All of five year-old Davit’s toys were left behind in the Belgian town of Kortenaken.
That was the day Belgian officials told Davit’s parents that they were sending the family back to Armenia. Taking only the essentials, the family fled across the border to France.
“We didn’t want to come back and were ready to go anywhere but Armenia,” Marieta Aslanyan told Hetq. The mother gave birth to three children in Belgium and a fourth in Armenia.
Travelling to the French border town of Lille, the family was forced to sleep in the halls of a hospital and other public places. But the family soon gave in.
They turned themselves over to the French police. However, France does not accept those who have received refugee status in Belgium and the family was obliged to return to Belgium.
They lived in Belgium for another four years before returning to Armenia.
The family now resides in one of the villages in the Etchmiadzin district. They are one of the hundreds who leave Armenia every year in the hope of finding greener pastures. According to Armenia’s National Statistical Service, some 115,000 left Armenia between 2009 and 2012; never to return. On a yearly basis that’s 1% of Armenia’s population.
According to Kristine Galstyan at the International Organization for Migration’s office in Yerevan, it has been years since Armenia was red flagged; i.e. a country where conditions force citizens to become refugees.
“If people knew that they will be sent back, perhaps they wouldn’t leave in the first place,” Galstyan told Hetq.
Nevertheless, people continue to leave Armenia in droves. Marieta’s husband Vazgen said that there aren’t many in his villages that don’t have friends or relatives in Belgium or France.
The Belgian Ministry of the Interior says that it rejects 99% of the petitions from Armenia seeking to migrate to the country.
But people from Armenia continue to sell their homes and other assets and leave.
Marieta and Vazgen applied for refugee status in Belgium but were rejected. They appealed on numerous occasions and the entire process took four years.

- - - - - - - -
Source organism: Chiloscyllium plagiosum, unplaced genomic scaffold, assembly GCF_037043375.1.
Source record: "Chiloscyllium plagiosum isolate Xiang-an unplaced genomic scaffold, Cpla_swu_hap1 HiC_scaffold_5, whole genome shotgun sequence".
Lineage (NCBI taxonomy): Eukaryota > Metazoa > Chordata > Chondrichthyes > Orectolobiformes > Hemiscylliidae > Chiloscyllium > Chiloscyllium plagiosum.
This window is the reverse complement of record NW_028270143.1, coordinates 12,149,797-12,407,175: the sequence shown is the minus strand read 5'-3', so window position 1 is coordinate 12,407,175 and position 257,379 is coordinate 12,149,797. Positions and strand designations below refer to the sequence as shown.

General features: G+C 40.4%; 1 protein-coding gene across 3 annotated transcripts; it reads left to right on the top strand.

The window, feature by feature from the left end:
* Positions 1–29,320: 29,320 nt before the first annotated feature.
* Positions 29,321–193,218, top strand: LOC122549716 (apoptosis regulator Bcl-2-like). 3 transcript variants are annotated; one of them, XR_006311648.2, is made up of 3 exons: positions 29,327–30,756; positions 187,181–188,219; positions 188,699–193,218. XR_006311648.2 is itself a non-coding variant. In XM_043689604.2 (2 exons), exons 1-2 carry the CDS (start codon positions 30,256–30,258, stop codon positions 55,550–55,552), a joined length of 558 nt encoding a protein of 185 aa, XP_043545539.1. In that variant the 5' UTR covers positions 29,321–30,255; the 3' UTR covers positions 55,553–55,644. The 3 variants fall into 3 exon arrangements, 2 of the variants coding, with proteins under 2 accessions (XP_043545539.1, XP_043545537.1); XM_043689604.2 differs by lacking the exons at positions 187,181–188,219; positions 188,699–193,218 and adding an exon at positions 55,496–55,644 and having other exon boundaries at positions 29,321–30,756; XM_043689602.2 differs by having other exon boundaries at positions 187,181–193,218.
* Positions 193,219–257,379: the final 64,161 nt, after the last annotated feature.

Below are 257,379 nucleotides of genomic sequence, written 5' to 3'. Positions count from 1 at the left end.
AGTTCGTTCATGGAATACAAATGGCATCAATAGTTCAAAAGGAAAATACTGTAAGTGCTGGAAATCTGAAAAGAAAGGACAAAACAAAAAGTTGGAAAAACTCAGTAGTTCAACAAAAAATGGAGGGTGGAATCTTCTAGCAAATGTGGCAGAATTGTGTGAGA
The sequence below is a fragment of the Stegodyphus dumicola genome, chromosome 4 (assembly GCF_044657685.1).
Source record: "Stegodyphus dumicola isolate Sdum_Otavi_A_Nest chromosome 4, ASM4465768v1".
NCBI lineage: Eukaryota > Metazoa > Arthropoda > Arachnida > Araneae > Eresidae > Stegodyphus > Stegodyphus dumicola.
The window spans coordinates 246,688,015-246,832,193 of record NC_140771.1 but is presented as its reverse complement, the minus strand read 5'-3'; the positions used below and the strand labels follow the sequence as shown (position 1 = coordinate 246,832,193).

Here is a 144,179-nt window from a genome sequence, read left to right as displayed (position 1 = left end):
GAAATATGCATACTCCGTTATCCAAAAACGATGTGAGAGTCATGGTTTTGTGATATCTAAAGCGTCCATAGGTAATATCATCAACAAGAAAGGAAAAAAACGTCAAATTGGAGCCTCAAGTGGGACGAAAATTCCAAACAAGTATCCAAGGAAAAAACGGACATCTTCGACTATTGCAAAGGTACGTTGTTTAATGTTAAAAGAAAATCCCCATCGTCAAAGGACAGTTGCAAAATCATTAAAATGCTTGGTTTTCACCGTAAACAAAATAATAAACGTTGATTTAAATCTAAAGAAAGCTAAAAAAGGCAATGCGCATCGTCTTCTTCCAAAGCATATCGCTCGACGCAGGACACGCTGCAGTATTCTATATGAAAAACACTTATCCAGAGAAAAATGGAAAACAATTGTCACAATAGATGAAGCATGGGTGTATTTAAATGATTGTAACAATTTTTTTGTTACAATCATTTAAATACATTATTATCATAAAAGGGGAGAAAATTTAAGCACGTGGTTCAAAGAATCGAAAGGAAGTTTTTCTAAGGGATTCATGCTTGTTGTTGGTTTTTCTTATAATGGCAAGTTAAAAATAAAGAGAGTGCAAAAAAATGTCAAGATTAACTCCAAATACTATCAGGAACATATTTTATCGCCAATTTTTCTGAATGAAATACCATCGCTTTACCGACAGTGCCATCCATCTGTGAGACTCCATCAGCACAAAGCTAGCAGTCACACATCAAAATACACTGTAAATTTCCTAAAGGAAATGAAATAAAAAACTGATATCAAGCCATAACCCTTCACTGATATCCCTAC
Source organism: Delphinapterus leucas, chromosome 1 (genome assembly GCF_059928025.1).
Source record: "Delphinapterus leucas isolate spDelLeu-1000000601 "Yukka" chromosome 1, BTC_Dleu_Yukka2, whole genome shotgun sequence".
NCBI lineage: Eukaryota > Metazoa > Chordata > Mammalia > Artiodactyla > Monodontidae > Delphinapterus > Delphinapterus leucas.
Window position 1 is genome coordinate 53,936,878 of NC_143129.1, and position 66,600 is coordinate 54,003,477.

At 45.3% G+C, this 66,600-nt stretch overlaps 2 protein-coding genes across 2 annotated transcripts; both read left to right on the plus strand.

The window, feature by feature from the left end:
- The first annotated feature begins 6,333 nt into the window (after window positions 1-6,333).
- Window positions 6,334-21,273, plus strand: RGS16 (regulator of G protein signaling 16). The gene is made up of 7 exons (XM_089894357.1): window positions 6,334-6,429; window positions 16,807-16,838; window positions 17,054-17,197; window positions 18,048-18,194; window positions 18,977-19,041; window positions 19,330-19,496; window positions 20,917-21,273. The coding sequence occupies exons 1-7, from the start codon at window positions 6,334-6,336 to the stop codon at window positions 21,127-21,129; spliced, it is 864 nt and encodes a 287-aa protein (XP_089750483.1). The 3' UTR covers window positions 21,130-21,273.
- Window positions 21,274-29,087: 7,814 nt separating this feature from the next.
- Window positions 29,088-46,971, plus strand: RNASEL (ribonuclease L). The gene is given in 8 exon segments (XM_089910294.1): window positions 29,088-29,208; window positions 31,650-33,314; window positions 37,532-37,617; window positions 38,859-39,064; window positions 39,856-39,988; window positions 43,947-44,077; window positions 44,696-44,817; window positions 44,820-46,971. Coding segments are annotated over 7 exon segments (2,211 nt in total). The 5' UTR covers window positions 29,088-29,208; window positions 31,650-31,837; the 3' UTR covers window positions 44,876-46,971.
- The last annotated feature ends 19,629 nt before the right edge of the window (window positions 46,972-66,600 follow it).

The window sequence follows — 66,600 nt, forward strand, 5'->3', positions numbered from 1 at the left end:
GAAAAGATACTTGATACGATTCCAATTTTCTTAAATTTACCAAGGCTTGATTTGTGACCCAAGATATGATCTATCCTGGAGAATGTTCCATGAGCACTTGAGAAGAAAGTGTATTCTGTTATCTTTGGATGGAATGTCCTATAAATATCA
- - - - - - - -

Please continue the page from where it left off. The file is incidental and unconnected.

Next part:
The couple left for Belgium in 2009, a few months after getting married. Marieta was pregnant with her first child. They chose Belgium based on the positive stories they had heard from friends.
While their residency petition was being examined, the couple stayed in a Brussels hotel. The state paid them a living stipend.
They were then sent to a small village outside the capital where they were housed with some 200 others of various nationalities seeking residency.
“Belgium is the size of Armenia and 11 million live there; people from all over the world. Everyone is equal there. Here [Armenia], Armenians can’t get along with one another,” Marieta said.
Talking about their four years in Belgium, where they basically lived for free, Marieta said that while her husband watched the kids she would attend language and integration classes especially organized by the government.
They even had their children baptized in the Catholic Church for free. Marieta says that the Apostolic Church wanted 350 Euros for a baptism.
Marieta has no qualms about living there on taxpayer money, arguing that if she had become a Belgian citizen and found work, she would have paid her fair share of taxes as well.
Here in Armenia, the family receives a monthly allowance of 46,000 AMD (US$113), plus the 14,000 AMD that Vazgen gets as a medical disability pension. He’s an epileptic.
The family has since moved out of the village and now lives in the town of Etchmiadzin where they rent an apartment for 30,000 AMD monthly. Marieta says they moved because the village municipality couldn’t pay for Vazgen’s medicine.
When they moved into the apartment, there was only one pull-out sofa. It served as the bed for the entire family. The family got in touch with the Caritas Foundation which purchased 2,000 Euros worth of furniture for them.
Marieta and Vazgen also contacted the Ministry of Labor and Social Affairs which hooked them up with the European Union’s “Targeted Initiative for Armenia” program that seeks to facilitate the reintegration of people back to Armenia. The couple opted for a small business program and hopes to engage in raising livestock in the village.
The program is in the process of allocating 2,500 Euros to the family for this purpose.
While things are looking up for the family, they still face numerous problems.
The children are often sickly and Marieta says none of the local hospitals will admit them.
And they’ll have to move out of their apartment because it’s been sold.
“We’ve been back for a year and we’re already in debt,” Vazgen said. “Where will we stay? When they hear we have four kids they won’t rent to us. Just give us a tomik (tin shack) at least.”